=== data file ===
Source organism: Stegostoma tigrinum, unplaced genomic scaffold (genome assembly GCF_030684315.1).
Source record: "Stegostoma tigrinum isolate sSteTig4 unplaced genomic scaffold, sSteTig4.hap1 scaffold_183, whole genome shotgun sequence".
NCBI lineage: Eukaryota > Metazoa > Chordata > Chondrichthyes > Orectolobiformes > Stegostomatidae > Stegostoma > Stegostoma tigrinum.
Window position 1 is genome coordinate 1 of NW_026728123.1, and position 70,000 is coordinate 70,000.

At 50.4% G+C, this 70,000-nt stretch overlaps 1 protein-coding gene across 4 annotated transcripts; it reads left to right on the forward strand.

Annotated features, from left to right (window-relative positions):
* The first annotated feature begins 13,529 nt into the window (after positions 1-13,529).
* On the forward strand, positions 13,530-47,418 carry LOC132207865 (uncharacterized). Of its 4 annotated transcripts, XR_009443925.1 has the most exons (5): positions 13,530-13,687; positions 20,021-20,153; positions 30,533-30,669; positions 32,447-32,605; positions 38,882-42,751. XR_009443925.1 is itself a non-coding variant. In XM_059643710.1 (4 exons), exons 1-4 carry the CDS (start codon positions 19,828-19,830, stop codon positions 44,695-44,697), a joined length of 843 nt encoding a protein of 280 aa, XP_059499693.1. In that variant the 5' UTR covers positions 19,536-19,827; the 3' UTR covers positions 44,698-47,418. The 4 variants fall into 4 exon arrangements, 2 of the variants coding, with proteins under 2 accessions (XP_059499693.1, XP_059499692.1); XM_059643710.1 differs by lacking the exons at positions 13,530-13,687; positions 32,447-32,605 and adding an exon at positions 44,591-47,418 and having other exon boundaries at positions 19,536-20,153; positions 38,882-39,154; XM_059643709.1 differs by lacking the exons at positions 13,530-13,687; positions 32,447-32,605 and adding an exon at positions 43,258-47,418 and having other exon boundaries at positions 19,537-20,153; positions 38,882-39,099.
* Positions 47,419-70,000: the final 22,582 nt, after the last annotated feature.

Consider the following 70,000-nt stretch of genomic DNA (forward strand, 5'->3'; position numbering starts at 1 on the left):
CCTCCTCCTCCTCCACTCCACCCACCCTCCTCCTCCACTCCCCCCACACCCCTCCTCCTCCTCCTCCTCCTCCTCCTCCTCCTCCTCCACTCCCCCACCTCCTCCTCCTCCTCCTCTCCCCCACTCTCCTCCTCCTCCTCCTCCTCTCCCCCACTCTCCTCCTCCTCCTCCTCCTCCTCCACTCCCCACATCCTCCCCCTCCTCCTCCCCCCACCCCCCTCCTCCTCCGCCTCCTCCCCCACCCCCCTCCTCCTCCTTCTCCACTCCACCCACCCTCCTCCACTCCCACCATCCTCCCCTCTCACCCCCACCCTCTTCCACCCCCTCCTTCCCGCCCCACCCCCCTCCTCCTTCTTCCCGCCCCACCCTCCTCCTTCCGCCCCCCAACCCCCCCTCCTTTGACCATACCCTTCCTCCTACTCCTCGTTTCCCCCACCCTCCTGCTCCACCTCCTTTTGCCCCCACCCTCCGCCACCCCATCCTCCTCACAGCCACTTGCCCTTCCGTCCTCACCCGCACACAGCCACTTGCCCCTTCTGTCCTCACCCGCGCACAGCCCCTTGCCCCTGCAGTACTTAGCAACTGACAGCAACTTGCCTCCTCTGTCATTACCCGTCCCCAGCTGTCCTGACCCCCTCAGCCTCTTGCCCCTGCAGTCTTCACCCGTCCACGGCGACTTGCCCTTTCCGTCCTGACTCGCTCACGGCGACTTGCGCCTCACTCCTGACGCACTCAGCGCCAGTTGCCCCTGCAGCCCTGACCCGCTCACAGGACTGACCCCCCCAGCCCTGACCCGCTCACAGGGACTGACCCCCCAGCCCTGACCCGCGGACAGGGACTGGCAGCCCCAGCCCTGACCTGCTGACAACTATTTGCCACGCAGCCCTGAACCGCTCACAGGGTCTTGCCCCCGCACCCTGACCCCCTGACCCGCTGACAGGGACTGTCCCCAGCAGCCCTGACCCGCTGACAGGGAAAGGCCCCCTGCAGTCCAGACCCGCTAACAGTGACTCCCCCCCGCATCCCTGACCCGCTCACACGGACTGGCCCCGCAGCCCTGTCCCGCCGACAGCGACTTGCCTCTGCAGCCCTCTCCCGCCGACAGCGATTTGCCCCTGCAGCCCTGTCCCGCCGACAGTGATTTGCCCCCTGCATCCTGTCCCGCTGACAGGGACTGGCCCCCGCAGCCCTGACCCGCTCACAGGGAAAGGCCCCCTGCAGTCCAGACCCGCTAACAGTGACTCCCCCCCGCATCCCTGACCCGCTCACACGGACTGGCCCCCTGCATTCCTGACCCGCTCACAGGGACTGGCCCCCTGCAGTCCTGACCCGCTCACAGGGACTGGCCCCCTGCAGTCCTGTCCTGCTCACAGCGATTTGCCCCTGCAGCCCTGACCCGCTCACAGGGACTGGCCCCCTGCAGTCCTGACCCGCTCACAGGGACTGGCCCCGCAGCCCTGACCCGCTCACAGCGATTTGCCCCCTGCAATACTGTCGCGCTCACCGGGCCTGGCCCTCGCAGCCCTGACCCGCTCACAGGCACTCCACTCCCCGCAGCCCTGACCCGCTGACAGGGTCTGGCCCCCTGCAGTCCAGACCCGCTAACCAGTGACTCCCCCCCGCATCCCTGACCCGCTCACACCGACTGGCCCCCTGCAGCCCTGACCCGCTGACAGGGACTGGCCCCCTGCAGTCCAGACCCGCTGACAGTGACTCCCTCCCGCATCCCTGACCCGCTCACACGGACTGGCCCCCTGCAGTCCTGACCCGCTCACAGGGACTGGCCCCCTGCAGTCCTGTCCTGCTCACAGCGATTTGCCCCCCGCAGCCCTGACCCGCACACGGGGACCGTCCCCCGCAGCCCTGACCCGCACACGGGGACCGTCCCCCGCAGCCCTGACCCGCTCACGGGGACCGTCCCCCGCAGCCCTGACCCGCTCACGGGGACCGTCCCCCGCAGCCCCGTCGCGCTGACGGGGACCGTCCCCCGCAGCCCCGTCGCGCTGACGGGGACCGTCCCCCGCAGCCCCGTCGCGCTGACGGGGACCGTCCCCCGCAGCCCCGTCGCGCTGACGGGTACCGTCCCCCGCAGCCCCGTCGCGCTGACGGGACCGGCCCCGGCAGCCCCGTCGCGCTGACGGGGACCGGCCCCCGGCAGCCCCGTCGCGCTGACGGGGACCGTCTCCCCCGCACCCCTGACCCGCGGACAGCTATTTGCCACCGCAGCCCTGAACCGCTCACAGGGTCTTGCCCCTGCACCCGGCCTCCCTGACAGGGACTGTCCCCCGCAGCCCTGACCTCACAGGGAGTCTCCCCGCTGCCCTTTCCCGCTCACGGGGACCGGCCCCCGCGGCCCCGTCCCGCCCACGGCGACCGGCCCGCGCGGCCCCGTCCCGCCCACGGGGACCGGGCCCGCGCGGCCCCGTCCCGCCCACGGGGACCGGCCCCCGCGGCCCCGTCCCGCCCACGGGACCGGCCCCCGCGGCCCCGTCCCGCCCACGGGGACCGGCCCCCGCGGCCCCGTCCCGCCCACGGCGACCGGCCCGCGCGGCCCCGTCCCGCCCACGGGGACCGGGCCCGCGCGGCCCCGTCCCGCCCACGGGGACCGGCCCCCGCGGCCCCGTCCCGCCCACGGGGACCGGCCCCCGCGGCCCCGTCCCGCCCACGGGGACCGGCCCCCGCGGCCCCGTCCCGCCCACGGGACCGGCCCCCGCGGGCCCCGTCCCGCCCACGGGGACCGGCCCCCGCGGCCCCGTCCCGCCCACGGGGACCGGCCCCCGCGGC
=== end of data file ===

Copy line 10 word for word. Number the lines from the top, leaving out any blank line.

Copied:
Consider the following 70,000-nt stretch of genomic DNA (forward strand, 5'->3'; position numbering starts at 1 on the left):